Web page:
Time and time again bishops and archbishops opposed the abolition of capital punishment. In 1810 the Archbishop of Canterbury and six other bishops helped defeat a bill that would have abolished the death penalty for stealing five shillings (25p) from a shop. Capital punishment was so much part and parcel of the Christian faith, that bishops would go to almost any lengths to keep it. When secularists advocated the abolition of the death penalty, the bishops rushed to its support. When it looked like public revulsion at public executions might force Parliament to abolish capital punishment in the mid-nineteenth century, zealous Christians pressed for hanging to be carried out inside prisons. The idea was that, once removed from the public gaze, executions could continue without fuss or popular revulsion. This plan was advocated for example by Samuel Wilberforce, the Bishop of Oxford . It was obviously best to execute people in public, but if that was not viable it was better to execute people in private than not to execute them at all. So it was that in 1868 public executions ceased in England and private ones began. As the bishop had hoped, pressure for abolition subsided.

Well into the twentieth century most bishops were in favour of capital punishment, and used their votes in the Lords to oppose abolition. For example the bench of bishops helped defeat the Criminal Justice Bill of 1948 during its passage through the House of Lords. In the 1950s it looked again as though Parliament might abolish the death penalty. The Archbishop of Canterbury, Geoffrey Fisher, was alarmed that this attempt might succeed. He therefore adopted a similar technique to that adopted by Bishop "Soapy Sam" Wilberforce in the previous century. This time public sentiment was opposed to the death penalty, even behind closed prison doors. In order to retain capital punishment the Archbishop advocated classifying degrees of murder. In this way he hoped to retain the death penalty for at least some crimes. Once again the Christian line was that it was better to hang some offenders rather than none at all. Fisher was not keen to have his traditionalist views opposed: "Anyone who says that it is unchristian to hang puts himself out of court" he wrote . Other Churches held similar views. When abolition of the death penalty was again being considered in Britain in the 1960s, Cardinal Godfrey appeared on television to advocate the traditional Roman Catholic line. As he said, the state had not merely the right, but the duty to exact the death penalty whenever, in its own judgement, the life of the community was threatened by a particular sort of crime .

Early opposition to the death penalty came principally from those who rejected the prevailing Christian consensus. Bentham, reputedly an atheist, and Shelly, an avowed atheist, both opposed Capital punishment, supported by Quakers . They were opposed by all right-thinking organised Churches . Those rare members of the Church of England who were influential in the movement for abolition, like Sir Samuel Romilly, were not strong believers or regular churchgoers. As we have seen, in the House of Lords the Bishops consistently supported capital punishment. The loudest Parliamentary voices raised in the Lords against the death penalty in the nineteenth century belonged to men like the godless Lord Byron, as outside the Lords they belonged to atheists like Charles Bradlaugh, Annie Besant and George Holyoake. Holyoake wondered why the Archbishop of York could find time to condemn sensationalist novels but not to utter a single word against public execution .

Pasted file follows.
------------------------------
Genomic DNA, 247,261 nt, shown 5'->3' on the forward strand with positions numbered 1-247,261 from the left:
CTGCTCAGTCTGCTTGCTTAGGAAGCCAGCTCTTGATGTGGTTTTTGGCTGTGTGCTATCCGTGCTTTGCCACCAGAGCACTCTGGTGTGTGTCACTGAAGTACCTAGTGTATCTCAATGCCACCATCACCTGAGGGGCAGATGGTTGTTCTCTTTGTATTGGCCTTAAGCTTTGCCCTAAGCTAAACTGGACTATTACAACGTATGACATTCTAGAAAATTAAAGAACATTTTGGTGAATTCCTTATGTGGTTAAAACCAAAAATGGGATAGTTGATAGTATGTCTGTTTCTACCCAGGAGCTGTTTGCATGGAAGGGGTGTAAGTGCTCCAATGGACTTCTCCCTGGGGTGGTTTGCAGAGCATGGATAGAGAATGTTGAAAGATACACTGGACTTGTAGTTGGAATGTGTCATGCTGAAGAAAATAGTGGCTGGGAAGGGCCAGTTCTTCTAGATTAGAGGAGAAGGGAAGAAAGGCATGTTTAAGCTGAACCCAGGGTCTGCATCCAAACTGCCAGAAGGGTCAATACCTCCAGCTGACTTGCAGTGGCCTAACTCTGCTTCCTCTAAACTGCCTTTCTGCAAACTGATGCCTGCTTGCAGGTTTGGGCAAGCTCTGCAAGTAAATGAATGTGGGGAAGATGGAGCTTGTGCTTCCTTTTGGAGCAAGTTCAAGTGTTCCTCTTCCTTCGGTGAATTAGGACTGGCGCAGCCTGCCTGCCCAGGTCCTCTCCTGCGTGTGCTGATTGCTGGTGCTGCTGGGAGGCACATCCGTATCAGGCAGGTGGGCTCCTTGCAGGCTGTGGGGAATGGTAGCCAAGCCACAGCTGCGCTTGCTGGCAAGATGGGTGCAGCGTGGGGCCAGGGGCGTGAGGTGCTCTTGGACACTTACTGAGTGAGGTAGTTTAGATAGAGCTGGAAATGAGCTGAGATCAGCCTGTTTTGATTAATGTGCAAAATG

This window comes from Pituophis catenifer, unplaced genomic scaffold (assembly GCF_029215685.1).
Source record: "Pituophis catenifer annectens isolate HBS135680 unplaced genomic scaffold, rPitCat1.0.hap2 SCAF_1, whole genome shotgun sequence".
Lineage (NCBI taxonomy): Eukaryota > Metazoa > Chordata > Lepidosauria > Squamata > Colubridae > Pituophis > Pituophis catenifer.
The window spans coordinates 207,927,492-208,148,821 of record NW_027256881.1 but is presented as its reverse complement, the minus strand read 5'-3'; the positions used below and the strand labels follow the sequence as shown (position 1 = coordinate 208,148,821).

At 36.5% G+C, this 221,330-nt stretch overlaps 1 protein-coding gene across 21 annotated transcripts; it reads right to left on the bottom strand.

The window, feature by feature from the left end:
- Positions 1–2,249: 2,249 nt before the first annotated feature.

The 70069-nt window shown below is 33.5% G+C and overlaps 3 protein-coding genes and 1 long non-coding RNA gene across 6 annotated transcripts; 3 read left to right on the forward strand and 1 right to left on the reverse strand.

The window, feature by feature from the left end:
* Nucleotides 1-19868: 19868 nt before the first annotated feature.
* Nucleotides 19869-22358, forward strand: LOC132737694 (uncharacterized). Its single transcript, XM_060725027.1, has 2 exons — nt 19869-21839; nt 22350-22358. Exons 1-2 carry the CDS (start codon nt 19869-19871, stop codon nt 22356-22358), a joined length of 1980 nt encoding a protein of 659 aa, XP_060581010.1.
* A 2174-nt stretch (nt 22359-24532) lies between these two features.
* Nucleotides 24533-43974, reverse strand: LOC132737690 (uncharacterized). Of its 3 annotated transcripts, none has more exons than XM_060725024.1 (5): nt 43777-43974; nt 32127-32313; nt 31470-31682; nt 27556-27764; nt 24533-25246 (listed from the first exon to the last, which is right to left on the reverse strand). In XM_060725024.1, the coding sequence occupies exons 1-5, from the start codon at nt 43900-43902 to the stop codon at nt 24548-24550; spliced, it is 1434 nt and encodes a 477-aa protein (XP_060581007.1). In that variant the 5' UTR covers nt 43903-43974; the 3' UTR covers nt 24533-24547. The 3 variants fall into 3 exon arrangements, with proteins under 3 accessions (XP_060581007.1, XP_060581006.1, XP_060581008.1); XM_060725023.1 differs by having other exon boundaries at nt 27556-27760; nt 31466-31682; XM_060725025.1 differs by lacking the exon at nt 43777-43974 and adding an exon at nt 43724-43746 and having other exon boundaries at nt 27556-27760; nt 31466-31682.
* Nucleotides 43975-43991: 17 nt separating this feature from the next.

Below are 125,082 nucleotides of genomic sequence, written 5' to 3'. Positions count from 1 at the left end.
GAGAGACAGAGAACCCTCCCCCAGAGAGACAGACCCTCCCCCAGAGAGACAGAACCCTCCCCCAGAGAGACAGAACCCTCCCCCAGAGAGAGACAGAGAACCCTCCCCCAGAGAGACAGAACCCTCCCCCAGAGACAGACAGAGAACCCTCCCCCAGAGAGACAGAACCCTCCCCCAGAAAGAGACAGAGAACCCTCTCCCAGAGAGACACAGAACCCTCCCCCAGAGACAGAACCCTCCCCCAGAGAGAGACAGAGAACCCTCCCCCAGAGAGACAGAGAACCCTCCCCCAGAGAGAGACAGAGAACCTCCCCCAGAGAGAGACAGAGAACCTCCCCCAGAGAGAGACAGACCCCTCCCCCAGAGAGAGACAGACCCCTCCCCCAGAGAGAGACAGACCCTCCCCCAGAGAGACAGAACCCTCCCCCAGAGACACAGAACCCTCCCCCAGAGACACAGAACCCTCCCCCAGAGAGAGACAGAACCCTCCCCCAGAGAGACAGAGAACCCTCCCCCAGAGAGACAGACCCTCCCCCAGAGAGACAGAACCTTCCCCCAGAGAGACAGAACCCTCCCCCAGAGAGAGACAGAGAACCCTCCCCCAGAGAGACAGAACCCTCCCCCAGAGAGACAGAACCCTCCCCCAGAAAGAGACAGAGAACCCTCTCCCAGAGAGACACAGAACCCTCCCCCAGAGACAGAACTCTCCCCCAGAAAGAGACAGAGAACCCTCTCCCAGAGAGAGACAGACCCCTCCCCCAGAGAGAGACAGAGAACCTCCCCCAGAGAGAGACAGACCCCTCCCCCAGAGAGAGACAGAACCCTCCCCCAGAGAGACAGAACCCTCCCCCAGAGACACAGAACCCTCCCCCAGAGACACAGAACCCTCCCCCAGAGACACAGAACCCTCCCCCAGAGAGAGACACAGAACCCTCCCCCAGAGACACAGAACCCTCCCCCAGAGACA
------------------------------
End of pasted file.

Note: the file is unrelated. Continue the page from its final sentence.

The Churches could have demolished the moral case for capital punishment, but instead they bolstered it:

In a Christian country, such as England was, a death penalty devoid of religious sanction could not have survived. It was an issue over which the church could have exercised a moral hegemony and failed to do so. It shadowed public opinion rather than led it. It left the moral high ground to Quakers, lapsed Jews, maverick Christians of all denominations, and men and women of none.

In the second half of the Twentieth century the bishops finally adopted the secularist view. Prison chaplains in Britain got round to considering the morality of the death penalty just as Parliament abolished it in 1969.

The same pattern was followed in North America. Quaker laws proposed for Pennsylvania had been vetoed by London in the seventeenth century as they were far more lenient than the capital laws of the mother country . The complete abolition of the death penalty was first proposed in a paper read at the house of Benjamin Franklin, which likened public execution to "a human sacrifice in religion" . In the years to come the battle was largely between on the one hand freethinkers including Unitarians and Universalists, and on the other Calvinists and other traditional Churches. In Continental Europe the abolitionist cause was espoused by independent writers like Goethe, and Victor Hugo, and opposed by the Churches. As in Britain and America all abolitionists were condemned as infidels.

The only Christian sect consistently to have opposed the death penalty were the Quakers. Like non-Christians who led the reform movement, they regarded it as immoral. This is all rather an embarrassment now in liberal countries. Liberal Churchmen would have preferred it if the Church had opposed the death penalty. In fact most Anglicans and Protestants have opposed the death penalty since the 1960's, and in 1999 they were joined for the first time by a Catholic pope. Attachment to capital punishment is now unfashionable, so most Churches around the developed world tend to play down their traditional views. Many clergymen do their best to make out that their Church has always supported the biblical injunction Thou shalt not kill, a principal that in truth has been adopted only after western society had been thoroughly secularised. The traditional Christian position has been abandoned by mainstream Churches, but is still maintained by a fundamentalist minority. Only in places like the Bible belt in the USA do traditional Christian views still predominate. Capital punishment continues to be inflicted in such places, despite secular opposition.